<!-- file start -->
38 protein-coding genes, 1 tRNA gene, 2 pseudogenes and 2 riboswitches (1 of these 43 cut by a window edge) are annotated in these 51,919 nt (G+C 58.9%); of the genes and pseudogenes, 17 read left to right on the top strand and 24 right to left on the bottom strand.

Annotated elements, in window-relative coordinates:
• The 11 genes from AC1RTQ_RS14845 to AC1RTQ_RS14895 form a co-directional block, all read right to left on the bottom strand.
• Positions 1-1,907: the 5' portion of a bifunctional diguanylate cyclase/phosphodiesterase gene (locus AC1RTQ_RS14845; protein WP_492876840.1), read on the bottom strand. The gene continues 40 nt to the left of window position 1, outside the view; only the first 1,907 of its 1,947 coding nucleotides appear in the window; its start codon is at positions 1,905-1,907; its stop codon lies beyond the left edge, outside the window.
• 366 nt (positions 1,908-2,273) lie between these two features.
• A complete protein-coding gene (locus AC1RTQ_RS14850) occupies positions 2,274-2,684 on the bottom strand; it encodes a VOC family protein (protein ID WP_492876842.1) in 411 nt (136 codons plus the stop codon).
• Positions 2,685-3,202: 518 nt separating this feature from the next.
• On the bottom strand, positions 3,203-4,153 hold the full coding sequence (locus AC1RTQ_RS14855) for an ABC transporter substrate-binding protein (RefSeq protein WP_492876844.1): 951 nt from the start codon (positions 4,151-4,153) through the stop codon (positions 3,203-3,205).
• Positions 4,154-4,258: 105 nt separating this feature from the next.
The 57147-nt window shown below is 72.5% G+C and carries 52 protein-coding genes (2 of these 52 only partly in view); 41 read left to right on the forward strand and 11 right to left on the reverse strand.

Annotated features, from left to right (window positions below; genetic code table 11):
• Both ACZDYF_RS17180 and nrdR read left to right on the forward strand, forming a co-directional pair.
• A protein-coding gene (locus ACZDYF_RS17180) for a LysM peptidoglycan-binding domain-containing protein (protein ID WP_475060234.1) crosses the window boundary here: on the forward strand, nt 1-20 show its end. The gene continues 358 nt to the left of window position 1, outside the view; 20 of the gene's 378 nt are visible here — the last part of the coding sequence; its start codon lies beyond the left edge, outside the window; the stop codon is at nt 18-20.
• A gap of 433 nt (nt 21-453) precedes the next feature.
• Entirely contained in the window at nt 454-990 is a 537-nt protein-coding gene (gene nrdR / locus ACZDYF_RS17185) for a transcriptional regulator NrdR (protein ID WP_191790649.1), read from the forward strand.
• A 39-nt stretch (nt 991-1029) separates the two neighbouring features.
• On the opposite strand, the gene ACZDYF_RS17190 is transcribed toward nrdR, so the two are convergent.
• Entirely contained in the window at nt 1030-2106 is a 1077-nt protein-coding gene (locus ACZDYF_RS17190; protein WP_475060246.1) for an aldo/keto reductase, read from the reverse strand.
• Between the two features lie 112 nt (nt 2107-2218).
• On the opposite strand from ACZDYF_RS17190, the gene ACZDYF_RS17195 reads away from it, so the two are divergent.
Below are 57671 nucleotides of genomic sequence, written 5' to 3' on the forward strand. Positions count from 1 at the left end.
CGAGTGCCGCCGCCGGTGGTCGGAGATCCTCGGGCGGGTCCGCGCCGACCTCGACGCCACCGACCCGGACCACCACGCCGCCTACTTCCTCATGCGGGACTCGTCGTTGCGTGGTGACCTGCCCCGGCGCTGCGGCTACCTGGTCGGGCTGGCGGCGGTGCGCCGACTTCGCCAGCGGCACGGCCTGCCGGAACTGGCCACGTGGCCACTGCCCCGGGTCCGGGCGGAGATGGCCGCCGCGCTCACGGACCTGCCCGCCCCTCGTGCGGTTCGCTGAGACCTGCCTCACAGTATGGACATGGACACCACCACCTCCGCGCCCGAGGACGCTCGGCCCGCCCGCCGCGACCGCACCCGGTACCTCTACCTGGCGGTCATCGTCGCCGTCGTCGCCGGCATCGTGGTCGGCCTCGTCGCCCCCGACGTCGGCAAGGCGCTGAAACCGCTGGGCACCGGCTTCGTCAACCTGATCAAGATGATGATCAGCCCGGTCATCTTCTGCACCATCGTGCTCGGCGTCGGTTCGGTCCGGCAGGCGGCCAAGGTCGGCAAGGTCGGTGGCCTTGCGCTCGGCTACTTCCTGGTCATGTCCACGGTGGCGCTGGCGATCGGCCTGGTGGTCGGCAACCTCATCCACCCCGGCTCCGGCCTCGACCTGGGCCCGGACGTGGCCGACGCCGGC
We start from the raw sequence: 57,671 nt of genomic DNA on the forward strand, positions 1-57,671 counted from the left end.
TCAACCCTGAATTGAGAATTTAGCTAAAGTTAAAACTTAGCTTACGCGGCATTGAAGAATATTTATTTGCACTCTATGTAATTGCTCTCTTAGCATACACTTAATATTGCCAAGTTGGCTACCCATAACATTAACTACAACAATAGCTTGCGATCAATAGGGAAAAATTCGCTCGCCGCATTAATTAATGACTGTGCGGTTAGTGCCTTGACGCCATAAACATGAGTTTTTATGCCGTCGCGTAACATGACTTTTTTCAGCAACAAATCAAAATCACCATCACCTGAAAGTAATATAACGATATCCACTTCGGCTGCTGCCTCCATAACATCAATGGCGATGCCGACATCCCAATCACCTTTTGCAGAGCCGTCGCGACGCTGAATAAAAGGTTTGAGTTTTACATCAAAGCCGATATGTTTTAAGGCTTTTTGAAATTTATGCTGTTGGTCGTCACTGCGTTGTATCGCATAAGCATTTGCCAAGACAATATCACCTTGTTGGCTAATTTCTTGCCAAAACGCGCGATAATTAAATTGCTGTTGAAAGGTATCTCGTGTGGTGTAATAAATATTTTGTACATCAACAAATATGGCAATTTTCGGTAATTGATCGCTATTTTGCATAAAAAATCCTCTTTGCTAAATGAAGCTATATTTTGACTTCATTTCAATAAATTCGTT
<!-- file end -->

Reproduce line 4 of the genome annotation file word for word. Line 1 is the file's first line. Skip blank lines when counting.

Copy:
• Positions 1-1,907: the 5' portion of a bifunctional diguanylate cyclase/phosphodiesterase gene (locus AC1RTQ_RS14845; protein WP_492876840.1), read on the bottom strand. The gene continues 40 nt to the left of window position 1, outside the view; only the first 1,907 of its 1,947 coding nucleotides appear in the window; its start codon is at positions 1,905-1,907; its stop codon lies beyond the left edge, outside the window.